Detecting Wildflowers in Spectral Imagery

Project Lead: Aji John, Department of Biology

eScience Liaison: Nicoleta Cristea and Amanda Tan

Alpine wildflowers are integral part of montane ecosystems; they provide a wide variety of ecosystem services like pollination, and nutrient recycling. Numerous studies have found that these wildflower species are sensitive to climate warming as their flowering phenology (development stage) is strongly related to snowmelt. To understand the effects of climate change on these vulnerable wildflowers, records of various stages of development are required; MeadoWatch which is one of the citizen science initiatives run by Janneke Hille Ris Lambers (JHRL) lab at UW have spearheaded the effort of documenting stages for the past 8 years. Volunteers visit the sites along two popular trails on the south and east side of Mt. Rainier from bud break to post flowering. The program has so far been successful in raising awareness of climate change on wildflowers and being a natural history conduit to staff at Mt Rainier National Park. 

At the beginning of 2020, a related initiative was started whereby field images of meadow flowers were captured alongside hyperspectral imagery from hoisted drones. The goal was twofold; first to improve remotely sensed phenology detection of these meadows, and secondly to complement citizen science observations by capturing finer spectral signatures of meadow flowers such that it can be then cross-evaluated with imagery from satellite providers (e.g., Planet, Sentinel-2 and Landsat 8). However, to understand and derive field observed spectral signatures, there is a need to delineate and demarcate flowers from heterogeneous backgrounds (e.g., trees, leaves, soil, rocks, etc.).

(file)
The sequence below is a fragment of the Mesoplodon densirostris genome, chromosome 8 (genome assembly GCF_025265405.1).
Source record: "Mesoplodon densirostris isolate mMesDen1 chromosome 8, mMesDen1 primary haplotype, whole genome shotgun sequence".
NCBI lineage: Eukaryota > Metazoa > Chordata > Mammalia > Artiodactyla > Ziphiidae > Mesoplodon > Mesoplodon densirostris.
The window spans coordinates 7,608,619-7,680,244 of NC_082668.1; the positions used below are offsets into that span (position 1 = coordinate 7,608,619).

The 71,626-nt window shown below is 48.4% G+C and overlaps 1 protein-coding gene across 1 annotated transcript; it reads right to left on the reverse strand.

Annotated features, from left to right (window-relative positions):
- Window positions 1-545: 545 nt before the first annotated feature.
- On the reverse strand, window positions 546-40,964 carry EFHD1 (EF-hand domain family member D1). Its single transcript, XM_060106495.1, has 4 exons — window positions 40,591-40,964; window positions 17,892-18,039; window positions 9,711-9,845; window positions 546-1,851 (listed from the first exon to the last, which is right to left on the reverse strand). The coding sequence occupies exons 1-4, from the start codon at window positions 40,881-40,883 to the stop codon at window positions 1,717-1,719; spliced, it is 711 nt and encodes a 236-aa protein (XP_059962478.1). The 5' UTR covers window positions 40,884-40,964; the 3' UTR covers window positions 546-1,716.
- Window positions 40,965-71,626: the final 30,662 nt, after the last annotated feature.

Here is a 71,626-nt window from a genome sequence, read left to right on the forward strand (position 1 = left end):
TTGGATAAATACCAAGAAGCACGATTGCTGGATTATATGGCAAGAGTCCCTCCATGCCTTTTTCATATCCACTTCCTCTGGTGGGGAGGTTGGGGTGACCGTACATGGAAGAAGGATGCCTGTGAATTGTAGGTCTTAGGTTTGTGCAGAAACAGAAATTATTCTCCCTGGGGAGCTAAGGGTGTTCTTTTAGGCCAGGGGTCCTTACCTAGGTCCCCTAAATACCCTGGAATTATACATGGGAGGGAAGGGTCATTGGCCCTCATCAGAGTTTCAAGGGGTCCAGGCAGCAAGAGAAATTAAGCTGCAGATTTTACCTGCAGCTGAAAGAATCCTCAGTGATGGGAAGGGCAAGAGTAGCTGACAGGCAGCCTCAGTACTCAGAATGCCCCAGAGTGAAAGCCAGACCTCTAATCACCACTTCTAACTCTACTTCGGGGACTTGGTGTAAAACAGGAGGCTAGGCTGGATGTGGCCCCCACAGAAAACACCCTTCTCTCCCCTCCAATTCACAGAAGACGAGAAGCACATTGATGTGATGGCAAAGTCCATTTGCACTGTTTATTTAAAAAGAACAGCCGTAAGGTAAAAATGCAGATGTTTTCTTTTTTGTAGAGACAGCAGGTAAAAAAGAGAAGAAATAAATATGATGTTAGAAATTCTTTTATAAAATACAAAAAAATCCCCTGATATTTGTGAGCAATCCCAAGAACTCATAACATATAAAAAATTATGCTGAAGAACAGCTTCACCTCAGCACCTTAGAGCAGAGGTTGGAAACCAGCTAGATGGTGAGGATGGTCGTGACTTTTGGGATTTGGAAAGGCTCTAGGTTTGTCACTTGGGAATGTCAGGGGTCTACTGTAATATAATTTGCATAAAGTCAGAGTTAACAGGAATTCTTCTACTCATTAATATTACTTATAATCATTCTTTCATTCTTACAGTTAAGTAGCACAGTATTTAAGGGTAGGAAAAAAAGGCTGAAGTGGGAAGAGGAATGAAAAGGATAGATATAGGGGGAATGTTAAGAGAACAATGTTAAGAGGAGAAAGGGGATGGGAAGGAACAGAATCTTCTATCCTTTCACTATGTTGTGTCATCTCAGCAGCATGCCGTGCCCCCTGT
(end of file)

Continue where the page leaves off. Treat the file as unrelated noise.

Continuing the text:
We applied Convolutional Neural Nets (CNN) to delineate meadow flowers from complex backgrounds like rocks, soil and leaves. Two architectures Mask R-CNN and YOLO were used. The  results were promising; the algorithms performed well in detecting unique number of meadow species, but differed in picking all the instances. Mask R-CNN  was the subsequent choice because it was able to detect relatively more instances given that it satisfactorily got uniqueness of species correct.

The results pave way for next steps relating to wildflower occurrences/co-occurrences spatiotemporally.

View the project GitHub here.